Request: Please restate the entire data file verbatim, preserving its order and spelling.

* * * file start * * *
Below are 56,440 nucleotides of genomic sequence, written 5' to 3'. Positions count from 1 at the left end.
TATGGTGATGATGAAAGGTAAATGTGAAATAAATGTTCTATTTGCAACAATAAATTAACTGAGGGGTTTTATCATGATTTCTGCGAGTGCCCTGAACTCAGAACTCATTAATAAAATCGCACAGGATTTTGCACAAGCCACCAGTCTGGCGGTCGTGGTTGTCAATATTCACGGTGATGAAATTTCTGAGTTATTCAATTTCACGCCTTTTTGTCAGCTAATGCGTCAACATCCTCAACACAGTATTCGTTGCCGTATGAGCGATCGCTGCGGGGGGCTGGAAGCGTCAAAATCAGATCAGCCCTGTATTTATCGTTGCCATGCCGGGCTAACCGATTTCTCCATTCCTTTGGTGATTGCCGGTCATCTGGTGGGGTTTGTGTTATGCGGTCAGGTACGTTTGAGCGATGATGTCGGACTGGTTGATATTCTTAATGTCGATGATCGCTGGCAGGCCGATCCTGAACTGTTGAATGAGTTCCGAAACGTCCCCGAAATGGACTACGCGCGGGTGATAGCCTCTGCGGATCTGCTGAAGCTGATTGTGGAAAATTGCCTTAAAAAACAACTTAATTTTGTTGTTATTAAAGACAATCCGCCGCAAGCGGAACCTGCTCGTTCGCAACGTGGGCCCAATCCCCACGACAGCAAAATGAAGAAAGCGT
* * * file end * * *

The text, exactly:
Below are 56,440 nucleotides of genomic sequence, written 5' to 3'. Positions count from 1 at the left end.
TATGGTGATGATGAAAGGTAAATGTGAAATAAATGTTCTATTTGCAACAATAAATTAACTGAGGGGTTTTATCATGATTTCTGCGAGTGCCCTGAACTCAGAACTCATTAATAAAATCGCACAGGATTTTGCACAAGCCACCAGTCTGGCGGTCGTGGTTGTCAATATTCACGGTGATGAAATTTCTGAGTTATTCAATTTCACGCCTTTTTGTCAGCTAATGCGTCAACATCCTCAACACAGTATTCGTTGCCGTATGAGCGATCGCTGCGGGGGGCTGGAAGCGTCAAAATCAGATCAGCCCTGTATTTATCGTTGCCATGCCGGGCTAACCGATTTCTCCATTCCTTTGGTGATTGCCGGTCATCTGGTGGGGTTTGTGTTATGCGGTCAGGTACGTTTGAGCGATGATGTCGGACTGGTTGATATTCTTAATGTCGATGATCGCTGGCAGGCCGATCCTGAACTGTTGAATGAGTTCCGAAACGTCCCCGAAATGGACTACGCGCGGGTGATAGCCTCTGCGGATCTGCTGAAGCTGATTGTGGAAAATTGCCTTAAAAAACAACTTAATTTTGTTGTTATTAAAGACAATCCGCCGCAAGCGGAACCTGCTCGTTCGCAACGTGGGCCCAATCCCCACGACAGCAAAATGAAGAAAGCGT